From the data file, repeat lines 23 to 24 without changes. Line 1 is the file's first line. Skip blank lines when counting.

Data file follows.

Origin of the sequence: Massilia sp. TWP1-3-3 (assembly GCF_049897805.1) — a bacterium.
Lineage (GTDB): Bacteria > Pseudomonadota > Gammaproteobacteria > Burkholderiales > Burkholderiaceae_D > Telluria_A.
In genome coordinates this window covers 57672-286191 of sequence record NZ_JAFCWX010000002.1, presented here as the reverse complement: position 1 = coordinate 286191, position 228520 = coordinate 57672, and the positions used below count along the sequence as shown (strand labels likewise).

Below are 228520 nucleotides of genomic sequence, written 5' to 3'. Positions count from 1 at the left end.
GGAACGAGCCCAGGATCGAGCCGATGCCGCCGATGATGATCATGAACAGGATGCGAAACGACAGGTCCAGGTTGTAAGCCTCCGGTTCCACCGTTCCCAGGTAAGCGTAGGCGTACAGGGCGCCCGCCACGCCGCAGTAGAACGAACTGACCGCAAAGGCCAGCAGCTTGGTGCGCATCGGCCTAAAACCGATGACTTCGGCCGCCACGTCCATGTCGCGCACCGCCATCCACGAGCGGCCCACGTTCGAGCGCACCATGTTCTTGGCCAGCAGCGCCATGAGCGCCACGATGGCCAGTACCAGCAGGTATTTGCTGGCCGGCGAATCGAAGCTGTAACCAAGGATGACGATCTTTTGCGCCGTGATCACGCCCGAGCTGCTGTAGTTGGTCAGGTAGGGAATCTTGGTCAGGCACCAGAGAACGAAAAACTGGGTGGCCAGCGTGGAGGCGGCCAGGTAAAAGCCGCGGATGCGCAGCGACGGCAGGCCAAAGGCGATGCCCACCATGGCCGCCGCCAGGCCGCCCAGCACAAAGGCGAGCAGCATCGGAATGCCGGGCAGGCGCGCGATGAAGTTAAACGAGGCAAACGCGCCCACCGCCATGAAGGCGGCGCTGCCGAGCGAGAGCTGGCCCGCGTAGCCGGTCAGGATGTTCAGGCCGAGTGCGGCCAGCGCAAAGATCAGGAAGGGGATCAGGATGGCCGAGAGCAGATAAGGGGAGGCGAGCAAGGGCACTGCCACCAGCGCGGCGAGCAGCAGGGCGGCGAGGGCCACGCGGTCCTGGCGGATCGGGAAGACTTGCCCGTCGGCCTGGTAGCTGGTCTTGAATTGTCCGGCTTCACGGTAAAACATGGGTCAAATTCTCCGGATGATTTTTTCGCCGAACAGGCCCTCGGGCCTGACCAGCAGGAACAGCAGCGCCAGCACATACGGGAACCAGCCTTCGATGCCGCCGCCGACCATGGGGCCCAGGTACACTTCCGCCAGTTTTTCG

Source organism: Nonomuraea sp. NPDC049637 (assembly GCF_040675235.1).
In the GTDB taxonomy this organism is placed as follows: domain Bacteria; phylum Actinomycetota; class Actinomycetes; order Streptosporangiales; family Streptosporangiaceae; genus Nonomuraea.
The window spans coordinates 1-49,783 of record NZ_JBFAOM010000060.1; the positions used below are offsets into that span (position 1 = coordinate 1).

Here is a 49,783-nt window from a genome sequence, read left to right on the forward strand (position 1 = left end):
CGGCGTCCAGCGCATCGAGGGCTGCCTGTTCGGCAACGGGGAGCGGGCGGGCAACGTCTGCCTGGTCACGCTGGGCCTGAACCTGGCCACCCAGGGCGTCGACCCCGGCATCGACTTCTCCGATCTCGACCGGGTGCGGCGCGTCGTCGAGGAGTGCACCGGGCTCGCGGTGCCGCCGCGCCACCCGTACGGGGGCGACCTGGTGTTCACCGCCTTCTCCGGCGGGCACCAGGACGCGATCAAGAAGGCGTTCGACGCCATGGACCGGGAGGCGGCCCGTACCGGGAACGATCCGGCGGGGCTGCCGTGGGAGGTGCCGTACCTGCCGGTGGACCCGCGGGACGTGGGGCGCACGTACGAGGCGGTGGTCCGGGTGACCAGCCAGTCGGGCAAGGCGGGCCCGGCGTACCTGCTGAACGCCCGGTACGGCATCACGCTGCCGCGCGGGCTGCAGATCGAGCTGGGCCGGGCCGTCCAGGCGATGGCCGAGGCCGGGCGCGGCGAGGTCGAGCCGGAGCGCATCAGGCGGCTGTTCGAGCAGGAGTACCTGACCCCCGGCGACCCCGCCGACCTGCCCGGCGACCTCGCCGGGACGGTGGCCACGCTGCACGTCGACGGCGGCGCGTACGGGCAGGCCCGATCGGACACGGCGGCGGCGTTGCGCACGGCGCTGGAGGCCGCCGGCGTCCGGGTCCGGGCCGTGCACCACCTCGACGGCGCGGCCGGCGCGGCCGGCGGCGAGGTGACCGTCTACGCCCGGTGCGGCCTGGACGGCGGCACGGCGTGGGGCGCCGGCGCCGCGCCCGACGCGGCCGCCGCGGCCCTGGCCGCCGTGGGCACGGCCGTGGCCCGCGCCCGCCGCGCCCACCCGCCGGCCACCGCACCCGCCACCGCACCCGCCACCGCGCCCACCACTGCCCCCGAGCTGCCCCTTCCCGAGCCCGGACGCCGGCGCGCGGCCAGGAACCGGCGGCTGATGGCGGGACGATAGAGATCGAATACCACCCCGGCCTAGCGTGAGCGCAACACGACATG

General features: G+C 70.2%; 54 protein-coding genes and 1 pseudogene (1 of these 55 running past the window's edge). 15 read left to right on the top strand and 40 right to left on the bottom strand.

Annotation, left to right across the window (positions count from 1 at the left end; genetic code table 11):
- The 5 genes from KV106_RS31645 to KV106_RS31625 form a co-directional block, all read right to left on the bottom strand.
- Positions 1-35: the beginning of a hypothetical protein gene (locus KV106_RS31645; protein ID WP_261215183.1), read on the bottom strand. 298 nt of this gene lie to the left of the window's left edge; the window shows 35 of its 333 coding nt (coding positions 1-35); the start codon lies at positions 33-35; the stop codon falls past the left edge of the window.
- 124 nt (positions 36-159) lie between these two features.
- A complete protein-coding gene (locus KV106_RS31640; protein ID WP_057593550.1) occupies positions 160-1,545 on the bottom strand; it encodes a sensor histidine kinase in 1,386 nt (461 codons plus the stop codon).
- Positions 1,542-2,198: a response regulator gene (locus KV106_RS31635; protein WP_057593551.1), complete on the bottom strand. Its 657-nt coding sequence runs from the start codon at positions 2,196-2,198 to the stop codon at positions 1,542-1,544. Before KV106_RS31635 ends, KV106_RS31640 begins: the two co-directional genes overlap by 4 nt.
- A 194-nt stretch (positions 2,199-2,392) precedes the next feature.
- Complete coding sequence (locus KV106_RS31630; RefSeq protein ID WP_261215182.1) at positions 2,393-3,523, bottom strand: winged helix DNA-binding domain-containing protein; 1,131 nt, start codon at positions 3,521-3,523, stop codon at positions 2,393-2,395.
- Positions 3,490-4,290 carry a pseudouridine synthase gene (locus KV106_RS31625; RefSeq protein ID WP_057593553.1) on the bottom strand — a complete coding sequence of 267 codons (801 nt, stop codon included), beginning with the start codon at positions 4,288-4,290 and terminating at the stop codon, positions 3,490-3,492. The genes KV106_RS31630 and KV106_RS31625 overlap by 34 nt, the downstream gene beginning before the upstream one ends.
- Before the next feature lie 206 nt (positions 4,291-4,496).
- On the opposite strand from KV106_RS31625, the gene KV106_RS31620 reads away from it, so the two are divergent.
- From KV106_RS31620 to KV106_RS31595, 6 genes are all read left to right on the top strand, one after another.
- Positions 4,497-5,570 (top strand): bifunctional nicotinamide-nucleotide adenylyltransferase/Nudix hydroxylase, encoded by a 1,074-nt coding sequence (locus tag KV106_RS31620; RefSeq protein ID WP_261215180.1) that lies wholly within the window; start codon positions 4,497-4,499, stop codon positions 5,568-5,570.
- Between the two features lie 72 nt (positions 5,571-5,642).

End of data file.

- From KV106_RS31620 to KV106_RS31595, 6 genes are all read left to right on the top strand, one after another.
- Positions 4,497-5,570 (top strand): bifunctional nicotinamide-nucleotide adenylyltransferase/Nudix hydroxylase, encoded by a 1,074-nt coding sequence (locus tag KV106_RS31620; RefSeq protein ID WP_261215180.1) that lies wholly within the window; start codon positions 4,497-4,499, stop codon positions 5,568-5,570.